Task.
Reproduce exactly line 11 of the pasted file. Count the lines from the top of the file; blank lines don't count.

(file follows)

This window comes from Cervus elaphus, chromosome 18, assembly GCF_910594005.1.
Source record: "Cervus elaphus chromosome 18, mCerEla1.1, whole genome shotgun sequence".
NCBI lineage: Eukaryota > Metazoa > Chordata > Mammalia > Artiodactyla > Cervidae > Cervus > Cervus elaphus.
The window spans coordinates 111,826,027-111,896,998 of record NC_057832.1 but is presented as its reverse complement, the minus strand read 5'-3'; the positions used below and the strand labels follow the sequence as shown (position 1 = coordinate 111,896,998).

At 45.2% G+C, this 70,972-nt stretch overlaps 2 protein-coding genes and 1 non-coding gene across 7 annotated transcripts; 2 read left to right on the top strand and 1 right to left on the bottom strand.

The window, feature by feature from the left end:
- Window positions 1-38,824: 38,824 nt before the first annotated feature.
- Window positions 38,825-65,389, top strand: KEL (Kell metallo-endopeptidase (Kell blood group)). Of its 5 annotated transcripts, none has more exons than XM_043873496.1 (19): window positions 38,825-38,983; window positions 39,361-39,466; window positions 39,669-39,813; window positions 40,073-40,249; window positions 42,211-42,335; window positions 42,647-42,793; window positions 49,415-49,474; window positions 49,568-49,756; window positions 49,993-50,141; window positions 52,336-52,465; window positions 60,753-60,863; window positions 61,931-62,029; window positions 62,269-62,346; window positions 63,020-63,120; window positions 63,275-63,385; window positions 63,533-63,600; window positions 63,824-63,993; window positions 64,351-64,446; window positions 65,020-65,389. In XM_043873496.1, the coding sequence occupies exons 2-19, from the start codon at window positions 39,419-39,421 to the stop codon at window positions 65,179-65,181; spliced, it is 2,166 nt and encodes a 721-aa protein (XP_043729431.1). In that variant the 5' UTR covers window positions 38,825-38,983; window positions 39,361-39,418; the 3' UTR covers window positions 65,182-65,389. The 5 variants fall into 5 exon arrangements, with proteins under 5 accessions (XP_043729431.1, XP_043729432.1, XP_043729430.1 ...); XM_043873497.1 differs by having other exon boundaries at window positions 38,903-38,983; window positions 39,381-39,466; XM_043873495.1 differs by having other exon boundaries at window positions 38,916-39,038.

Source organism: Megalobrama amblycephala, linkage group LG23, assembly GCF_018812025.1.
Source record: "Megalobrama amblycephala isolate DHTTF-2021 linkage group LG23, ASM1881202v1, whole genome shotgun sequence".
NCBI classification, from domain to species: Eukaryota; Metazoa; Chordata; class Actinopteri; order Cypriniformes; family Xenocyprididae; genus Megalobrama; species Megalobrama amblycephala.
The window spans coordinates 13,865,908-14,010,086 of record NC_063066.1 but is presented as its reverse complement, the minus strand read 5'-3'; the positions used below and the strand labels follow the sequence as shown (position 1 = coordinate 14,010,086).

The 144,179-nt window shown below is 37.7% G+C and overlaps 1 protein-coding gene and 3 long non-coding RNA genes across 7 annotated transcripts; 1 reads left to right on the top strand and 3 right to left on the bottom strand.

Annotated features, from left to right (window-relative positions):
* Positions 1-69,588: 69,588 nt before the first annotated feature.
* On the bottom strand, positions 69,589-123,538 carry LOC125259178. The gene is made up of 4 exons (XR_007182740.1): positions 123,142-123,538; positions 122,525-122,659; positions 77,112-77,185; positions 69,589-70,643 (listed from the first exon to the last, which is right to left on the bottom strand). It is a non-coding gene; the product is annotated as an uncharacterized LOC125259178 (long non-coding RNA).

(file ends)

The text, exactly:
NCBI classification, from domain to species: Eukaryota; Metazoa; Chordata; class Actinopteri; order Cypriniformes; family Xenocyprididae; genus Megalobrama; species Megalobrama amblycephala.